The current Japanese jurists' consensus[who?] regarding the legal standing of the Tokyo tribunal is that, as a condition of ending the war, the Allies demanded a number of conditions including the execution and/or incarceration of those whom they deemed to be responsible for the war. These people were defined as guilty by a tribunal organized by the Allies. The Japanese government accepted these demands in the Potsdam Declaration and then accepted the actual sentencing in the San Francisco Treaty, which officially ended the state of war between Japan and the Allies. Although the penalties for the convicted, including execution, can be regarded as a violation of their technical legal rights, the constitution allowed such violations if proper legal procedure was followed, in the general public interest. Therefore, any such execution and/or incarceration is constitutionally valid, but has no relationship to Japanese criminal law. Hence those convicted as war criminals are not defined as criminals in Japan, although their execution and incarceration is regarded as legally valid.
Outside Japan, different societies use widely different timeframes in defining Japanese war crimes. For example, the annexation of Korea by Japan in 1910 was followed by the abolition of the traditional class system by Joseon and modernization against the Korean people. Thus, some Koreans refer to "Japanese war crimes" as events occurring during the period shortly prior to 1910 to 1945. Events such as the March 1st movement where 7,000 people were killed and the murder of Empress Myeongseong are considered war crimes in Korea. By comparison, the United States did not come into military conflict with Japan until 1941, and thus Americans may consider "Japanese war crimes" as encompassing only those events that occurred from 1941 to 1945.
A complicating factor is that a minority of people in every Asian and Pacific country invaded by Japan collaborated with the Japanese military, or even served in it, for a wide variety of reasons, such as economic hardship, coercion, or antipathy to other imperialist powers. Many Koreans served in the Imperial armed forces. The Formosan Army, which was part of the Imperial Japanese Army, was recruited from ethnic Chinese men on Formosa. The Indian National Army, under Subhas Chandra Bose, is perhaps the best-known example of a movement opposed to European imperialism, which was formed during World War II to assist the Japanese military. Prominent individual nationalists in other countries, such as the later Indonesian president, Suharto, also served with Japanese imperial forces. The Burmese nationalist leader Aung San initially sided with the Japanese, forming the Burma National Army, but turned against them in early 1945. In some cases such non-Japanese personnel were also responsible for war crimes committed by the Empire of Japan. B. V. A. Roling, the Dutch justice at the Tokyo trials, noted how "many of the commanders and guards in POW camps were Koreans [as] the Japanese apparently did not trust them as soldiers." Korean guards, he added, were often said to be "far more cruel than the Japanese." One Korean described abject Allied POWs: "now I have seen how depraved and worthless the white man is." For political reasons, many non-Japanese personnel in the Imperial armed forces were never investigated or tried after 1945. In South Korea especially, it is alleged that such people were often able to acquire wealth by participating in exploitative activities with the Japanese military. It is further alleged in South Korea that some former collaborators have covered up "Japanese" war crimes in order to avoid their own prosecution and/or exposure.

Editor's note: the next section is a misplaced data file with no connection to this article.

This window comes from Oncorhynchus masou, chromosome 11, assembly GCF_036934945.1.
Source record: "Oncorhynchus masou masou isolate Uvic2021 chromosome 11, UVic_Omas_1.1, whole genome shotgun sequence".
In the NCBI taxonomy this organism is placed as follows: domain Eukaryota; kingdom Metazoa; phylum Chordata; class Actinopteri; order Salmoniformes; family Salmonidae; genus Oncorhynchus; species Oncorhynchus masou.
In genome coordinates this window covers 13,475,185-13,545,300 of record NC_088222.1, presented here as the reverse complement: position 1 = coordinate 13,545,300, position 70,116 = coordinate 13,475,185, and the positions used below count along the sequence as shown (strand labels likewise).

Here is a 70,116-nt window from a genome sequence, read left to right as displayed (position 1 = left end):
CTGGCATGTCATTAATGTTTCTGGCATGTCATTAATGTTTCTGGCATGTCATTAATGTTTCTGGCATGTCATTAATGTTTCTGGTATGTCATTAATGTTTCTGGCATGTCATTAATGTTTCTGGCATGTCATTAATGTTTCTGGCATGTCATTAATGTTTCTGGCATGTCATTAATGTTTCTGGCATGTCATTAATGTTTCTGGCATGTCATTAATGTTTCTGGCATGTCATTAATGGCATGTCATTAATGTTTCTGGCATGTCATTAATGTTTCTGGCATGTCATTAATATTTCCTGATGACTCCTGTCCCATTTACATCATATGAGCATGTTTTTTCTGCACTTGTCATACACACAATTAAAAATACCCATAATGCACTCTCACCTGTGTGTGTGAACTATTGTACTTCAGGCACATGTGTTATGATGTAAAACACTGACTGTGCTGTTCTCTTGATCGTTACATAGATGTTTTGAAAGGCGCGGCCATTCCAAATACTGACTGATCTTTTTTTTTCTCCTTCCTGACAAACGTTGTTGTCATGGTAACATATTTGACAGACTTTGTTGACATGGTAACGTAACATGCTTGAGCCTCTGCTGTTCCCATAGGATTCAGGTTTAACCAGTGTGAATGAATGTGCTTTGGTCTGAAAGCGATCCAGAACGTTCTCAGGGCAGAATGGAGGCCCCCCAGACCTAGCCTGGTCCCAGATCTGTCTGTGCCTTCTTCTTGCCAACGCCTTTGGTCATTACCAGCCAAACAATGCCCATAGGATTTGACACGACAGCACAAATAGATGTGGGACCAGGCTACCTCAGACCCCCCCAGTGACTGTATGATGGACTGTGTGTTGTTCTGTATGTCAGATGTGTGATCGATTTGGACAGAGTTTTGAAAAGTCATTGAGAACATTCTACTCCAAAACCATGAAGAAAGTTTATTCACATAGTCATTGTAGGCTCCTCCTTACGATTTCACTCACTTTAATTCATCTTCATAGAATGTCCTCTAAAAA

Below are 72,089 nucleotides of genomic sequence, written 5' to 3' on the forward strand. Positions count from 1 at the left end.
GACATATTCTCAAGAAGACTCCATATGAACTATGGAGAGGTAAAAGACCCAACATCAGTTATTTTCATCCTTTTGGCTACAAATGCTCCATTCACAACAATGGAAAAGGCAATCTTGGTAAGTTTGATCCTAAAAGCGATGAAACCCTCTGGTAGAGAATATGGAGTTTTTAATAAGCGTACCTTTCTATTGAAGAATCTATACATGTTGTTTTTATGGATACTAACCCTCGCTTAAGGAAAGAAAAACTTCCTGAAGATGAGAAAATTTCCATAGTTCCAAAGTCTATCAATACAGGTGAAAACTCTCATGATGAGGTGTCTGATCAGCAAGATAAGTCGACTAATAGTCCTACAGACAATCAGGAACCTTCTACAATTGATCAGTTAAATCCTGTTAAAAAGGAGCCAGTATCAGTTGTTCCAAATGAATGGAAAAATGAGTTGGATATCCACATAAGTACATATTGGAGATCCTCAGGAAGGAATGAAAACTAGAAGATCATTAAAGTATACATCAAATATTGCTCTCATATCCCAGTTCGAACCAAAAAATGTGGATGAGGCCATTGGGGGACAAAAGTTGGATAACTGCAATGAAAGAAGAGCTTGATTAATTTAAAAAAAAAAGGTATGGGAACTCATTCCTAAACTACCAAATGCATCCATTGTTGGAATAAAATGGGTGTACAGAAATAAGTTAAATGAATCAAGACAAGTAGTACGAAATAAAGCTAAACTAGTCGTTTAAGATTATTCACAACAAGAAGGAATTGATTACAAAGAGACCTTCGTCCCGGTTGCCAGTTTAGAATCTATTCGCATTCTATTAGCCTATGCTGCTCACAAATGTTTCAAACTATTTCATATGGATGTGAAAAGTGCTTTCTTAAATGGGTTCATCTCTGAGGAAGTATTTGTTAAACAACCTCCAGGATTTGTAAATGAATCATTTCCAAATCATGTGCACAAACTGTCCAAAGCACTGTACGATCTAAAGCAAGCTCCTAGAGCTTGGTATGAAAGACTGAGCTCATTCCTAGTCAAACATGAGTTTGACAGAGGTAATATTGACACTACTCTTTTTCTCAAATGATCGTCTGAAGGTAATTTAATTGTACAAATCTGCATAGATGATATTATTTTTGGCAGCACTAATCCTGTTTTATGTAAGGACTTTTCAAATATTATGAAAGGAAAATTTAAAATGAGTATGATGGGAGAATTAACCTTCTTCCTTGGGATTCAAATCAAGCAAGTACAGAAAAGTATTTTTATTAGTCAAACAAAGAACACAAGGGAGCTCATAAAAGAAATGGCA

It has been argued that acts committed against people subject to Japanese sovereignty cannot be considered "war crimes". The issue of Japan's de jure sovereignty over places such as Korea and Formosa, prior to 1945, is a matter of controversy. Japanese control was accepted and recognized internationally and was justified by instruments such as the Treaty of Shimonoseki (1895, which included China's cession of Taiwan) and the Japan–Korea Annexation Treaty (1910). The legality of the Japan–Korea Annexation Treaty, in particular, is in question because it was not signed by the Korean head of state; it was signed by government ministers. The native populations were not consulted on the changes in sovereignty, nor was there universal acceptance of such annexations. There was ongoing resistance to Japanese invasions and — in any case — war crimes may also be committed during civil wars. (See Korea under Japanese rule and Taiwan under Japanese rule for further details.)
There are also allegations that war crimes were committed even after the Empire of Japan officially surrendered on August 14, 1945. For instance, it is believed that Allied prisoners of war who survived the Sandakan Death Marches, in North Borneo, were killed up to two weeks after the Emperor signed the surrender document.
- Geoff Gilbert (September 30, 2006). Responding to International Crime (International Studies in Human Rights). p. 358. ISBN 90-04-15276-8.
- "Convention for the Amelioration of the Condition of the Wounded and Sick in Armies in the Field. Geneva, 27 July 1929.". International Committee of the Red Cross. Retrieved July 6, 2013.
- Fujiwara, Nitchû Sensô ni Okeru Horyo Gyakusatsu, Kikan Sensô Sekinin Kenkyû 9, 1995, p.22
- Encyclopædia Britannica, "March First Movement"
- Roling, B.V.A and Antonio Cassese (1993). The Tokyo Trial and Beyond, pp. 76–77